A group of Grantham Scholars went to the Bluedot festival to showcase how tracking our urban environment could lead to better, more sustainable cities. They took the MOBIUS (MOBIle Urban Sensing) van along with them, a mobile tracking vehicle manufactured by the Urban Flows Observatory, which takes all sorts of readings that increase our understanding of how cities work.
Bluedot, an award-winning weekend of discovery at the grounds of the Jodrell Bank deep space observatory, brings together music, science, arts, culture and the exploration of space to inspire the scientists of the future. Attending this festival gave us Grantham Scholars the unique opportunity to reach out and engage with a demographically diverse audience. This year about 10,000 people attended the festival to see musicians, comedians and leading thinkers and scientists. Headlining bands included the Flaming Lips, Future Islands and the Chemical Brothers. Casetteboy and Rob Kemp were among the comedy offerings. For the science enthusiasts, there were talks throughout the weekend by Richard Dawkins, Jim Al-Khalili, Tim O’Brien, the Jodrell Bank scientists and our very own Professor Martin Mayfield from the University of Sheffield who was speaking on the future of cities.
Close to a large model globe, the science and engineering exhibits were located at the Planet Field. Our team of Scholars consisting of Ling Min Tan, Jonathan Sykes and Saeed Wazed were joined by fellow PhD Said Munir, 4th year MEng student Qianqian Li who volunteered to assist us with the demonstrations. Last but not the least, we were supported by the Chief Technical Officer and the man behind the construction of the MOBIUS van, Steve Jubb. The event also gave us the opportunity to communicate with fellow exhibitors and organisers from University College London and the University of Manchester.
The MOBIUS van was designed as a solution to use technology more efficiently. Monitoring systems can be very expensive and to get detailed environmental data of an area the cost can go well into the hundreds of thousands. Instead of placing such equipment across the city a more efficient solution would be to use less expensive equipment to scan the area. While the data from the less expensive equipment is also less accurate, it will be able to provide us with a general idea of where the problematic areas are in terms of pollution and energy losses. The van can then be driven to the problematic areas to get precise recordings. The van can also be used to validate environmental models that are created from the analysis of the data and calibration of other monitoring equipment.
Presently the MOBIUS van is kitted with environment monitoring equipment such as air quality monitors, particulate monitoring systems, gas monitors and weather stations. The van is also equipped with a 9m long mast for air quality monitoring up to three storeys high. At the Bluedot festival we monitored gasses including carbon monoxide, ozone and nitrous oxides; particulate matter ranging from 1 micron to 10 microns; and weather including humidity, pressure, temperature, wind speed and rainfall. Gathering and displaying real time data throughout the day we were able to show how weather patterns and the surroundings affected the space around us.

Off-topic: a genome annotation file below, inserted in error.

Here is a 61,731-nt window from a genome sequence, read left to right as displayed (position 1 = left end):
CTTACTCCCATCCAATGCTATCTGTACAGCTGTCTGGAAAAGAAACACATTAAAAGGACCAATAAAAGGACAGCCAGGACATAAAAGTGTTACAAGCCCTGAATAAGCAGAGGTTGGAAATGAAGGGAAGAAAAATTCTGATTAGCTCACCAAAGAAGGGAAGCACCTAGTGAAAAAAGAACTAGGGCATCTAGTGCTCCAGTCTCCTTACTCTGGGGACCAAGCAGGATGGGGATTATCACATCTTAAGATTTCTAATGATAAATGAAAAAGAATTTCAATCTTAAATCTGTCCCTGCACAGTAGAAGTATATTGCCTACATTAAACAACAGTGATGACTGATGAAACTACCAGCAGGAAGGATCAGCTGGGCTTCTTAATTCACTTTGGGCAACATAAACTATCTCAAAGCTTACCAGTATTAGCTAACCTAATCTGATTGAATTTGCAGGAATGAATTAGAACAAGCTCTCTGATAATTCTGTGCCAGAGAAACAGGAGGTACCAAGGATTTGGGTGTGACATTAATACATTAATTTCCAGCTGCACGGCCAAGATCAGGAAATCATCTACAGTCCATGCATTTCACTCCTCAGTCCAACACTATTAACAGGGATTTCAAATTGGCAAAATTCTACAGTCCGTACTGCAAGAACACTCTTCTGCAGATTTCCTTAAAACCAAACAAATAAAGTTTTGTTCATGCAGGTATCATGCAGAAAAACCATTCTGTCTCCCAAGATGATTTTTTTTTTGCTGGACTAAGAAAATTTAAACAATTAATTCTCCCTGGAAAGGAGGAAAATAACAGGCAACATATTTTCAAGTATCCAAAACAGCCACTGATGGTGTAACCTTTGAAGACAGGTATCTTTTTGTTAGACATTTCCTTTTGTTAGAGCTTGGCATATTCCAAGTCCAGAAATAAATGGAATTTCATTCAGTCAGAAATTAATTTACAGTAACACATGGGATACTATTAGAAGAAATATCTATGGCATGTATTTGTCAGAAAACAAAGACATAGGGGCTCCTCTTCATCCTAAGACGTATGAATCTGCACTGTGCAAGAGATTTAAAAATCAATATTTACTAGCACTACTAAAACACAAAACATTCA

What really brought in the crowds at the festival was the prospective future of the van. This was the section where the public got a chance to interact with the equipment on the van, including thermal imaging cameras and virtual reality headsets.
We showcased two types of thermal imaging devices, one standard handheld device with point and shoot thermal imaging capability and another one that can be plugged into hand held devices such as smartphones and tablets. The thermal imaging devices are used to detect flow of energy, such as insulation losses in buildings.
In the future, the data obtained through thermal imaging and Lidar detection will be mapped onto Google maps (or similar applications) to obtain a virtual ‘real-time’ overview of an area. This can assist engineers, designers and city planners to make quick site surveys remotely and come up with solutions faster.
The main message we tried to get across was that we must design cities so that people can live in them easily, and do not have to travel far to get to work, or to the shops, or to green spaces. And we need to do it in a manner cares for the environment. In order to do this, we need to gather large scale city wide data.
The Urban Flow Observatory will gather this data and make it public so that scientists and organisations can analyse, critique each other’s analyses, and come to a consensus of the issues affecting our surrounding – and hopefully solutions too.
Everyone worked hard throughout the 3 days of the Bluedot Festival, putting in 10 hour shifts every day and camping on site. So at the end we rewarded ourselves with some amazing churros and a day off for resting and recuperating. Looking back, we can say that the event was a great success. People in general really understood the importance of gathering data to improve our cities and lauded our efforts. With our interactive demonstrations we also garnered a lot of interest from the younger, tech savvy demographic – though in terms of impact we may have beaten by a bunch of chemical engineers making slime!